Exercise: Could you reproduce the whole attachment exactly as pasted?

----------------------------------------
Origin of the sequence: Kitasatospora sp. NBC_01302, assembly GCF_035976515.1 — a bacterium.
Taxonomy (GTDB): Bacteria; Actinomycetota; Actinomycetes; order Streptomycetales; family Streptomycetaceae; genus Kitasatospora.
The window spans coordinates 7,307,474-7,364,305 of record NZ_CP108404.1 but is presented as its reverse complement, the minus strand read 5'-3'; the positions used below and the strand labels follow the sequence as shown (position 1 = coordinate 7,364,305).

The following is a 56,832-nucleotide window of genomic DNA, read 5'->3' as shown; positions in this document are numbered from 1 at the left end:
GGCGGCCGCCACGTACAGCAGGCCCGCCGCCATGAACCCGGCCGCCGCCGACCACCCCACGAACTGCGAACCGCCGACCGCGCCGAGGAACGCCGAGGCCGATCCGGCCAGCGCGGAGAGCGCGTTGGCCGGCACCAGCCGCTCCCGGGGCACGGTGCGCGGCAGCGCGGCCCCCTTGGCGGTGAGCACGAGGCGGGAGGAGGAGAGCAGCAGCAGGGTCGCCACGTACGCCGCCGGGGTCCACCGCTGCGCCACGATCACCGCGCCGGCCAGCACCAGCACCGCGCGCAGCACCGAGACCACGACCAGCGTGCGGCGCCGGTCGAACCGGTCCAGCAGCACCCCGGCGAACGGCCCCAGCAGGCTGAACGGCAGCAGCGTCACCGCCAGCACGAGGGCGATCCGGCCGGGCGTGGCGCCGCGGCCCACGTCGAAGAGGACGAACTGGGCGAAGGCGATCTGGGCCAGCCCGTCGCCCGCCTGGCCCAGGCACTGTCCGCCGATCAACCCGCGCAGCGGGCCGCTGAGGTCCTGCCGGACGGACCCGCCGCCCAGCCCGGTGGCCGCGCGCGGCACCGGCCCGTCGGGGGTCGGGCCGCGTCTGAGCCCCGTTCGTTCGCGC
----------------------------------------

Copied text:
Origin of the sequence: Kitasatospora sp. NBC_01302, assembly GCF_035976515.1 — a bacterium.
Taxonomy (GTDB): Bacteria; Actinomycetota; Actinomycetes; order Streptomycetales; family Streptomycetaceae; genus Kitasatospora.
The window spans coordinates 7,307,474-7,364,305 of record NZ_CP108404.1 but is presented as its reverse complement, the minus strand read 5'-3'; the positions used below and the strand labels follow the sequence as shown (position 1 = coordinate 7,364,305).

The following is a 56,832-nucleotide window of genomic DNA, read 5'->3' as shown; positions in this document are numbered from 1 at the left end:
GGCGGCCGCCACGTACAGCAGGCCCGCCGCCATGAACCCGGCCGCCGCCGACCACCCCACGAACTGCGAACCGCCGACCGCGCCGAGGAACGCCGAGGCCGATCCGGCCAGCGCGGAGAGCGCGTTGGCCGGCACCAGCCGCTCCCGGGGCACGGTGCGCGGCAGCGCGGCCCCCTTGGCGGTGAGCACGAGGCGGGAGGAGGAGAGCAGCAGCAGGGTCGCCACGTACGCCGCCGGGGTCCACCGCTGCGCCACGATCACCGCGCCGGCCAGCACCAGCACCGCGCGCAGCACCGAGACCACGACCAGCGTGCGGCGCCGGTCGAACCGGTCCAGCAGCACCCCGGCGAACGGCCCCAGCAGGCTGAACGGCAGCAGCGTCACCGCCAGCACGAGGGCGATCCGGCCGGGCGTGGCGCCGCGGCCCACGTCGAAGAGGACGAACTGGGCGAAGGCGATCTGGGCCAGCCCGTCGCCCGCCTGGCCCAGGCACTGTCCGCCGATCAACCCGCGCAGCGGGCCGCTGAGGTCCTGCCGGACGGACCCGCCGCCCAGCCCGGTGGCCGCGCGCGGCACCGGCCCGTCGGGGGTCGGGCCGCGTCTGAGCCCCGTTCGTTCGCGC